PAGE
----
Popularity of Italy’s PM Giorgia Meloni is a rebuke to EU bureaucrats and European MSM
It turns out that the conservative/populist Prime Minister of Italy, Giorgia Melonia, widely decried in media and leftist circles as fascist or “fascist-adjacent”, is a hit with Italian voters a hundred days into office. John Hinderaker of Powerline cites a paywalled London Times article pointing out that she s the most popular leader in the EU.
When Giorgia Meloni became Italy’s first female prime minister last October her harshest opponents presented her as a danger to her country and to Europe.
There were warnings that politicians within her Brothers of Italy party were too openly nostalgic for the days of Benito Mussolini, the fascist dictator. Battles with the European Union and the financial markets were anticipated over her economic plans. Critics speculated about how long a leader with little government experience could hold together a three-party coalition that includes two of her biggest rivals on the right.
Instead Meloni, 46, has emerged from her unexpectedly smooth first 100 days in office, completed last week, as the most popular leader in the EU.
The corporate US media naturally feared and hated her when she won:
This is of great importance because of what Meloni stands for, as Christopher Garbacz pointed out to AT readers shortly after her resounding victory. For starters, The EU:
threatened sanctions if Italians elected Meloni.
Those Italians who put Meloni in office made clear that they were pushing back against the left’s policies: open borders, disdain for Christianity, the complete embrace of the LGBTQ+++ agenda, etc. That matters because America is bathed in the same tidal wave of suicidal societal insanity.
Naturally, Biden dreaded her, as Brian Joondeph noted here:
Politico White House bureau chief Jonathan Lemire claimed that the election of "far-right" Italian Prime Minister Giorgia Meloni was met with "deep, if private, worry within President Joe Biden’s administration."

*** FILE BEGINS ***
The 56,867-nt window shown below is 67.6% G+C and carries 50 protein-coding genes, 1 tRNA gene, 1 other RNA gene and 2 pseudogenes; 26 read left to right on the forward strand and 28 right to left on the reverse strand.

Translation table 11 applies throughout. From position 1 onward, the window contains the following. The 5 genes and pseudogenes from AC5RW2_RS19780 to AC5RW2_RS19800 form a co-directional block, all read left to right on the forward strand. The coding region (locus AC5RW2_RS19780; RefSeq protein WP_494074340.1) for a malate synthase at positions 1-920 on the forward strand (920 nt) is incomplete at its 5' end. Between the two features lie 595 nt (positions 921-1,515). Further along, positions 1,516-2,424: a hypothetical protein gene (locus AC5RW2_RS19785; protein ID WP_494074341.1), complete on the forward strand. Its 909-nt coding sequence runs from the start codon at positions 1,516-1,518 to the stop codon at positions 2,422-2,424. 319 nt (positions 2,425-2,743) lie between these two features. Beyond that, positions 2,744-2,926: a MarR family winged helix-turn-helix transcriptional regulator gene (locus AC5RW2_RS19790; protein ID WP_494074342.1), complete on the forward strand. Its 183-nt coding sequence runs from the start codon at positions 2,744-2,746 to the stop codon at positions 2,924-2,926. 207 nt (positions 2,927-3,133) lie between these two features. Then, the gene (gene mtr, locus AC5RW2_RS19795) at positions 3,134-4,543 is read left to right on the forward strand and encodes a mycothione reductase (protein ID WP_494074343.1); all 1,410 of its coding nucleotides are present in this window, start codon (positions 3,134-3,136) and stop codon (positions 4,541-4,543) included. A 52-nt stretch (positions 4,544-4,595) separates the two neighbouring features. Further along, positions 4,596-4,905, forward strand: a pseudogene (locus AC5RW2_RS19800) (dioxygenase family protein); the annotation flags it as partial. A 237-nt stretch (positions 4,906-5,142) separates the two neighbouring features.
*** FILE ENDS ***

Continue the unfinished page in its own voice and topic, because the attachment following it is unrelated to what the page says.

Going further in Politico, Lemire wrote that despite the White House’s acceptance of Meloni’s win, they view her recent victory as part of a "concerning trend" of "right-wing wins" in Europe. Concern for the White House means jubilation for most of the rest of us.
Meloni, like Trump, is a fighter, and stood up to France’s PM Emmanuel Macron when he retaliated against her for demanding that France accept illegal immigrants when demanding Italy do so (Monica Showalter explained here). She didn’t mess around, she hit back, calling out French hypocritical BS:
This is fantastic. Macron thought he could throw a “cordon sanitaire”around Meloni’s Italy, and she is really taking it to him. https://t.co/mmpWeaWagL— Mike Gonzalez (@Gundisalvus) November 19, 2022
Like Florida’s DeSantis, Melonia has chalked up a series of actions that are very popular with her constituents, as the London Times article cited by John Hinderaker stated:
A fairly conservative budget passed in record time in December has kept Brussels and the bond dealers sweet, while in the past week she has clinched a landmark $8 billion (£6.6 billion) deal with Libya to supply gas and been hosted by the leaders of Sweden and Germany. A trip to Kyiv is expected soon. Her authority over her far more seasoned coalition partners Silvio Berlusconi, 86, and Matteo Salvini, 49, appears unchallenged.
An EU summit starting next Thursday could see some sympathy for Meloni’s tough line on migration, while her approval rating, at 52 per cent, is far higher than that of any of the other leaders who will be seated around the table with her, according to Morning Consult, a US-based global decision intelligence company.
So, congratulations to Italy for electing a capable conservative. Let’s hope the American electorate follows suit in 2024.Oh, and by the way, don’t expect to see anything about her popularity in the American media, except the conservative wing.